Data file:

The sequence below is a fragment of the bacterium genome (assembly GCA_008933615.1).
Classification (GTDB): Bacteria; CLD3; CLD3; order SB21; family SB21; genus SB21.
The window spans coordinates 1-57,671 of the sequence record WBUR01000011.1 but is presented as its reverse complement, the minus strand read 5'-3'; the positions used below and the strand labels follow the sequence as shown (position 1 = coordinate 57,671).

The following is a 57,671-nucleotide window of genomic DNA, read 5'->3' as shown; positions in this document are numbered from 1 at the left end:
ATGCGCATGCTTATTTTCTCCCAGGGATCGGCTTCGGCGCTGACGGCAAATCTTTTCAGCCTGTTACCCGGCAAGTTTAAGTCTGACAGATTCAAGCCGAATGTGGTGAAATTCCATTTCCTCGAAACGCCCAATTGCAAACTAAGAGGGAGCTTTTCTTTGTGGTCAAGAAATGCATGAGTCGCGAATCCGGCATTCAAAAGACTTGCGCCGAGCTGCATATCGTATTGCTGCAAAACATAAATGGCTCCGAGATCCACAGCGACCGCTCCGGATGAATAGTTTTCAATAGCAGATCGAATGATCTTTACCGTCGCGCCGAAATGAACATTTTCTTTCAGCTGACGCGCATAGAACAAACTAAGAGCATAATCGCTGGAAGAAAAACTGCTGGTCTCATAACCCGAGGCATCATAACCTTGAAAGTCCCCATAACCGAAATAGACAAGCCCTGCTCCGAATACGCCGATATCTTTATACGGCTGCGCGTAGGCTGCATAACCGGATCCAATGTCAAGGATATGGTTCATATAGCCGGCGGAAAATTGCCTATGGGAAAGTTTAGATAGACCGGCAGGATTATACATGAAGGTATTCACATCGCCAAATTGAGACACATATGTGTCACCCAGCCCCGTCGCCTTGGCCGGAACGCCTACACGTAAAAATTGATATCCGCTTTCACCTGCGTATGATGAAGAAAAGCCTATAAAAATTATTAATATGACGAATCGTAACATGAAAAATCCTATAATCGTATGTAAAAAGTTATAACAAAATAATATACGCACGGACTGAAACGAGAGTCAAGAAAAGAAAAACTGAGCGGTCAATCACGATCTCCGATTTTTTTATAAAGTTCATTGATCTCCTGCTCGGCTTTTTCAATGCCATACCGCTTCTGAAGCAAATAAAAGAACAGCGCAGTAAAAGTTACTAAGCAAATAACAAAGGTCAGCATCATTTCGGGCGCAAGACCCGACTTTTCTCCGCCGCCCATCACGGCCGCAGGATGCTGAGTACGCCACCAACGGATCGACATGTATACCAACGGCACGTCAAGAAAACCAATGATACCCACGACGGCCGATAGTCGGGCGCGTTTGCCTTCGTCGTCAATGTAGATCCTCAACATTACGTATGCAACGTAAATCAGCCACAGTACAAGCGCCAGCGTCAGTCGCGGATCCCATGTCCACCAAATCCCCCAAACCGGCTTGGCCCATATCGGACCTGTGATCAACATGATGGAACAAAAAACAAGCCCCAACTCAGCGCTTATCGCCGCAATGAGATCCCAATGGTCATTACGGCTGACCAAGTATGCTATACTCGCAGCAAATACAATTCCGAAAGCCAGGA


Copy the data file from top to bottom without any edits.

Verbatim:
The sequence below is a fragment of the bacterium genome (assembly GCA_008933615.1).
Classification (GTDB): Bacteria; CLD3; CLD3; order SB21; family SB21; genus SB21.
The window spans coordinates 1-57,671 of the sequence record WBUR01000011.1 but is presented as its reverse complement, the minus strand read 5'-3'; the positions used below and the strand labels follow the sequence as shown (position 1 = coordinate 57,671).

The following is a 57,671-nucleotide window of genomic DNA, read 5'->3' as shown; positions in this document are numbered from 1 at the left end:
ATGCGCATGCTTATTTTCTCCCAGGGATCGGCTTCGGCGCTGACGGCAAATCTTTTCAGCCTGTTACCCGGCAAGTTTAAGTCTGACAGATTCAAGCCGAATGTGGTGAAATTCCATTTCCTCGAAACGCCCAATTGCAAACTAAGAGGGAGCTTTTCTTTGTGGTCAAGAAATGCATGAGTCGCGAATCCGGCATTCAAAAGACTTGCGCCGAGCTGCATATCGTATTGCTGCAAAACATAAATGGCTCCGAGATCCACAGCGACCGCTCCGGATGAATAGTTTTCAATAGCAGATCGAATGATCTTTACCGTCGCGCCGAAATGAACATTTTCTTTCAGCTGACGCGCATAGAACAAACTAAGAGCATAATCGCTGGAAGAAAAACTGCTGGTCTCATAACCCGAGGCATCATAACCTTGAAAGTCCCCATAACCGAAATAGACAAGCCCTGCTCCGAATACGCCGATATCTTTATACGGCTGCGCGTAGGCTGCATAACCGGATCCAATGTCAAGGATATGGTTCATATAGCCGGCGGAAAATTGCCTATGGGAAAGTTTAGATAGACCGGCAGGATTATACATGAAGGTATTCACATCGCCAAATTGAGACACATATGTGTCACCCAGCCCCGTCGCCTTGGCCGGAACGCCTACACGTAAAAATTGATATCCGCTTTCACCTGCGTATGATGAAGAAAAGCCTATAAAAATTATTAATATGACGAATCGTAACATGAAAAATCCTATAATCGTATGTAAAAAGTTATAACAAAATAATATACGCACGGACTGAAACGAGAGTCAAGAAAAGAAAAACTGAGCGGTCAATCACGATCTCCGATTTTTTTATAAAGTTCATTGATCTCCTGCTCGGCTTTTTCAATGCCATACCGCTTCTGAAGCAAATAAAAGAACAGCGCAGTAAAAGTTACTAAGCAAATAACAAAGGTCAGCATCATTTCGGGCGCAAGACCCGACTTTTCTCCGCCGCCCATCACGGCCGCAGGATGCTGAGTACGCCACCAACGGATCGACATGTATACCAACGGCACGTCAAGAAAACCAATGATACCCACGACGGCCGATAGTCGGGCGCGTTTGCCTTCGTCGTCAATGTAGATCCTCAACATTACGTATGCAACGTAAATCAGCCACAGTACAAGCGCCAGCGTCAGTCGCGGATCCCATGTCCACCAAATCCCCCAAACCGGCTTGGCCCATATCGGACCTGTGATCAACATGATGGAACAAAAAACAAGCCCCAACTCAGCGCTTATCGCCGCAATGAGATCCCAATGGTCATTACGGCTGACCAAGTATGCTATACTCGCAGCAAATACAATTCCGAAAGCCAGGA